FILED: August 5, 1998
NYLA L. JEBOUSEK,
CITY OF NEWPORT,
Judicial Review from Land Use Board of Appeals.
Argued and submitted July 6, 1998.
Nyla L. Jebousek argued the cause and filed the brief pro se for petitioner.
Elizabeth A. Fetsch argued the cause for respondent. With her on the brief was Minor & Boone, P.C.
Before De Muniz, Presiding Judge, and Deits, Chief Judge, and Haselton, Judge.
DE MUNIZ, P. J.
Reversed and remanded.
DE MUNIZ, P. J.
Petitioner seeks review of LUBA's decision affirming a lot line adjustment that the City of Newport allowed to facilitate the development of a planned residence on property near petitioner's. This matter was before us previously in Jebousek v. City of Newport, 147 Or App 100, 935 P2d 452 (1997), where we remanded for further consideration of the effect, if any, of Goal 1, policy 3, of the Natural Features Component of the city's comprehensive plan (policy 3) on the permissibility of development on the sloped property. Policy 3 provides:
"Where hazardous areas have not been specifically identified but there is a reason to believe that a potential does exist, a site specific investigation by a registered geologist or engineer shall be required prior to development."
On remand, the city governing body interpreted policy 3 and concluded that it and the other policies in Goal 1 are simply "policy standards" and do not constitute approval criteria. The city also made certain alternative determinations, including that there is no reason to believe that potential hazards, like the landslides petitioner fears, exist on the affected property. Petitioner appealed to LUBA, which affirmed the city's interpretation of policy 3. Having done so, it found it unnecessary to resolve the merits of petitioner's arguments directed against the city's alternative grounds for not applying the policy.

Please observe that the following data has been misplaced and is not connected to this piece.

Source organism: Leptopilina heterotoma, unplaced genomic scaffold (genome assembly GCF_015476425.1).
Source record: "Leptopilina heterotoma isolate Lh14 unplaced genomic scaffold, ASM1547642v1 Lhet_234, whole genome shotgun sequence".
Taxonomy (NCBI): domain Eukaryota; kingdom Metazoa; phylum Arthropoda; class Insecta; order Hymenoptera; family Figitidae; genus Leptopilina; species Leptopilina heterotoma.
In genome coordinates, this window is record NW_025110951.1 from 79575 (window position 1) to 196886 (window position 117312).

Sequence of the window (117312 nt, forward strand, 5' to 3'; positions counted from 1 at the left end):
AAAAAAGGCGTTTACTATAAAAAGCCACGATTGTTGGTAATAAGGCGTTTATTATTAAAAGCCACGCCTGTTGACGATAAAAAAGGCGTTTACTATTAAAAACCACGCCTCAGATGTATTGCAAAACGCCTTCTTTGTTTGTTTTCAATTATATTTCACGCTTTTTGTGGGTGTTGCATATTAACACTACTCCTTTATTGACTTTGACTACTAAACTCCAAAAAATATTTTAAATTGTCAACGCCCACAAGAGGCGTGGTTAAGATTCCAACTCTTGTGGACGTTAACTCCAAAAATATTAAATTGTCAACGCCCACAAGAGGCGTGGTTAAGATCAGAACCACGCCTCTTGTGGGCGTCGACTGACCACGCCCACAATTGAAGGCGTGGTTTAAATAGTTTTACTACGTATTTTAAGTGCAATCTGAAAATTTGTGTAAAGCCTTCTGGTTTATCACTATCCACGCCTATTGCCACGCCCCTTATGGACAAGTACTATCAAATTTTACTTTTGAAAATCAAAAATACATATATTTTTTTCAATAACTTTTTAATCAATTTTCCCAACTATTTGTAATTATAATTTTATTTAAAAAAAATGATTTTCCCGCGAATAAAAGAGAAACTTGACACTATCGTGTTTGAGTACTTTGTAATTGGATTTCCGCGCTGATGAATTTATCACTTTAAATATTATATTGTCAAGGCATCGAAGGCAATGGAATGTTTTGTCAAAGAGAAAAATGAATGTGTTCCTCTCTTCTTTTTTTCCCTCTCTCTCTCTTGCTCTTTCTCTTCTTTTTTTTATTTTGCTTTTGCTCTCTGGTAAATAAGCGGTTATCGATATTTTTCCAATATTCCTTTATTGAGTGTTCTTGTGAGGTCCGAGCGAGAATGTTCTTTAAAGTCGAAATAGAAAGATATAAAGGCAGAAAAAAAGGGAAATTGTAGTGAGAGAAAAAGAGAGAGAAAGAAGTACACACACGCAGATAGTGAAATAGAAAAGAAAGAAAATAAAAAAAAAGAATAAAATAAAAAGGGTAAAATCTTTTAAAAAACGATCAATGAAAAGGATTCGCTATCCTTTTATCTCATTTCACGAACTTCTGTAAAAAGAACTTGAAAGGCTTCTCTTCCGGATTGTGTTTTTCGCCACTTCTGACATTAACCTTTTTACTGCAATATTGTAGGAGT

Petitioner argues to us that the city and LUBA erred in a number of respects. Her principal contention is that the city's interpretation that policy 3 is precatory only and is not an approval standard was erroneous. We agree. The provision is not subject to any reasonable reading except that it requires a particular action under particular circumstances as a condition of approving particular applications. The city's interpretation is "clearly wrong." Goose Hollow Foothills League v. City of Portland, 117 Or App 211, 843 P2d 992 (1992).
It follows that a remand to LUBA is necessary to decide petitioner's assignments of error that, given its disposition of the interpretive question, it did not decide on their merits. One of those assignments is directed against the city's alternative finding that there is no basis for belief that potential hazards are present, which petitioner challenges as being unsupported by substantial evidence in the whole record. It is necessary for us to make two points in connection with that assignment. First, we emphasize that the question under policy 3 is whether there is reason to believe that a potential does exist, not whether there is in fact a hazard or a potential hazard.
The second point relates to whether certain evidence is to be considered as part of the whole record. In her earlier appeal to LUBA, petitioner objected to the city's failure to include the proceedings of a related city variance action in the record transmitted to LUBA in the present case. LUBA denied the objection and, in our first review, we found it unnecessary to reach petitioner's assignment concerning that ruling by LUBA. Petitioner renews that assignment now. LUBA explained its bases for rejecting petitioner's objections in some detail. Petitioner's present argument is cast in very general and sweeping terms. However, she does not directly address LUBA's reasoning and does not demonstrate that LUBA erred.
We have considered petitioner's other assignments and arguments and conclude that they either do not warrant discussion or do not require discussion separate from what we have said above.
Reversed and remanded.
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